NextGen Award

An offshoot of the EY Entrepreneur Of The Year™ – the world’s most prestigious business award – the EY NextGen Club Award is a platform for EY NextGen Club members to showcase their entrepreneurial endeavors. Candidates for the award are assessed by an international panel of judges, and the winner gets the invaluable opportunity to participate in the EY World Entrepreneur Of The Year™ Forum in Monte Carlo.

Winner 2017: Christina Suriadjaja, “Christina has proved that interpreneurship can take place within a family business. She has proven that she can build and create new value and has earned her stripes and credibility with her family as well as non-family members.”
Annie Koh

Winner 2017: Christina Suriadjaja,

Christina Suriadjaja likes following unconventional paths. When she was just 14, she became a professional netball player for the Singapore national side. Later, deferring a prestigious graduate degree in the US and a top job with a world-renowned travel group, at the age of 23, she set up her own company, an online Indonesian travel firm called

But following a less conventional path has been fruitful for Christina., a home rental provider that manages individual owners’ and property developers’ units for shortterm rentals, is now a successful travel group. It is in one of the most rapidly expanding sectors in the country, and Indonesia is expected to have the fastest-growing online tourism market in the Asia-Pacific region over the next five years.

The more conventional — and easier — path for Christina would have been to follow the typical next-generation route into her family business. This would have meant not deferring that graduate degree and working a bit longer at the prestigious travel group before entering the family business.

The family business is, in Christina's case, PT Surya Semesta Internusa, a big Indonesian property, construction and hospitality group that was started by her grandfather in 1971 and is now run by her father Johannes Suriadjaja. That said, the link with the family business was not broken completely. is backed by Surya Semesta Internusa, which is a minority shareholder. But the idea of starting the business was very much Christina’s, and she used US$90,000 of her life savings to get the company off the ground. She also had to convince her family that it was a good idea.

“Growing up with unquestionable respect and obedience toward our first-generation patriarch leaders doesn’t set an easy stage for the third generation,” says Christina. “It’s even more of a problem for women entrepreneurs such as me.” Christina says that, in the eyes of most of her relatives, her decision to pursue her entrepreneurial spirit with was just another “deviation phase,” similar to the netball episode when she was 14. Some even labeled her company a “small project” that was unlikely to amount to much. But, as has succeeded, their doubts have been assuaged, especially those of Christina’s father.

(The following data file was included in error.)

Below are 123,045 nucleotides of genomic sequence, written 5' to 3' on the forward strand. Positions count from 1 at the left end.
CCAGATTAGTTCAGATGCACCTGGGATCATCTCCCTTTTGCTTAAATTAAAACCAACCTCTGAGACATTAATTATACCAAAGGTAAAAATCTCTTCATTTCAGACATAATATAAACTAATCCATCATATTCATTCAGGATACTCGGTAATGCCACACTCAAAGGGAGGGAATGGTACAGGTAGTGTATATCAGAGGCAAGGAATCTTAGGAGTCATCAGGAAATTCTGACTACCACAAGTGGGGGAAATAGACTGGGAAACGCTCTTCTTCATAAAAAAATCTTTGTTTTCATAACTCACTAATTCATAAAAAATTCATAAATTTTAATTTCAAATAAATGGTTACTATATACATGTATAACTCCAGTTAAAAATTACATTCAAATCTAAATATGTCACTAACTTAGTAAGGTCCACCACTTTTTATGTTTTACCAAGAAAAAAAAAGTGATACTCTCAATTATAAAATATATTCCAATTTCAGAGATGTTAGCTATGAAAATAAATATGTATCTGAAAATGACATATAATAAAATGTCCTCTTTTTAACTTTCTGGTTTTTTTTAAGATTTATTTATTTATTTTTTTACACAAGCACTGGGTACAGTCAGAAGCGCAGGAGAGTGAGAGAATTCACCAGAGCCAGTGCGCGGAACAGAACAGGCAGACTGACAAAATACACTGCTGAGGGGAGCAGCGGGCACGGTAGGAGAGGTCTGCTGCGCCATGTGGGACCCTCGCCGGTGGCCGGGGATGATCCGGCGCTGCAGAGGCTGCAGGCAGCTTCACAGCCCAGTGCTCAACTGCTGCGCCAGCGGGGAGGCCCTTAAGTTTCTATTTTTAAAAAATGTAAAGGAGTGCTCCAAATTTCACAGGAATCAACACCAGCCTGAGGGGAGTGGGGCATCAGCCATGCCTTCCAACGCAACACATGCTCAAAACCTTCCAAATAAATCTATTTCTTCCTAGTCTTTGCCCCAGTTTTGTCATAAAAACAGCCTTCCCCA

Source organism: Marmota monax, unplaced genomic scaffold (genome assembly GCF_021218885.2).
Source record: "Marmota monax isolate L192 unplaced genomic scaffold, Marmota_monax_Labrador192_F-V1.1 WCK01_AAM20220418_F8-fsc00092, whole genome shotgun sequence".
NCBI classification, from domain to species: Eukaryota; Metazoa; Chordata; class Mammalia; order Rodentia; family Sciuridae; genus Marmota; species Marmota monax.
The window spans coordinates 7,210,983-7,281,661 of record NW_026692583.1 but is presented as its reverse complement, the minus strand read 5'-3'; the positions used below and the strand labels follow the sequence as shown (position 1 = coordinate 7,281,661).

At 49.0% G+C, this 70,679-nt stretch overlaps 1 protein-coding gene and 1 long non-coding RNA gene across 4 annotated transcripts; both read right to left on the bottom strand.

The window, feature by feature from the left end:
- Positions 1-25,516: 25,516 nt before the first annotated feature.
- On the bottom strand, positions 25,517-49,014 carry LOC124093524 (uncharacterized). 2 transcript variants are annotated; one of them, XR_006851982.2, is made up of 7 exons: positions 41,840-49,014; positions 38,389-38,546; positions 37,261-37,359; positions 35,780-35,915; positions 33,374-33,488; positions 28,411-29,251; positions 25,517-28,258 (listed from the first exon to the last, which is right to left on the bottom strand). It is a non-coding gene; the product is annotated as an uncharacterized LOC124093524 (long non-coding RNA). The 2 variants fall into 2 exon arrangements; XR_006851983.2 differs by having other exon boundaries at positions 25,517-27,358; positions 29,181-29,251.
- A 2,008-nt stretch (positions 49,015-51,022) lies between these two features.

“My relationship with my daughter has always been very good, and that’s never changed,” Johannes says. “But I have now become more of a mentor to her on business skills and less like a parent.” Christina says the relationship is very much one of mutual respect. “We have become closer since working together. He gives me a lot of independence and doesn’t actually tell me what to do,” she says. “He’s more of a mentor these days and is very philosophical, asking. ‘What’s your purpose in life?’ and ‘How do you want to treat people?’ He doesn’t tell me what I have to do this year, but reminds me of the long term.”

Christina also says that her experience at a sports boarding school in Singapore, while she was pursuing her netball career, was great for character-building. “This was a significant milestone, as the boarding school shaped my character development and instilled great discipline, perseverance and determination in me, qualities that helped me launch my company.” is certainly on the move. It has some big-name partners such as TripAdvisor and Tuniu, and it has also been promoted by Indonesia’s Ministry of Tourism. “I have learnt to align’s vision and mission and to optimize the company’s management skills. On these foundations, I can carry forward my early stage travel company to be the top online, alternative accommodation-booking platform in Indonesia by the end of the year,” says Christina. With these skills and the determination that Christina gained at such an early age, few would bet against her making a great success of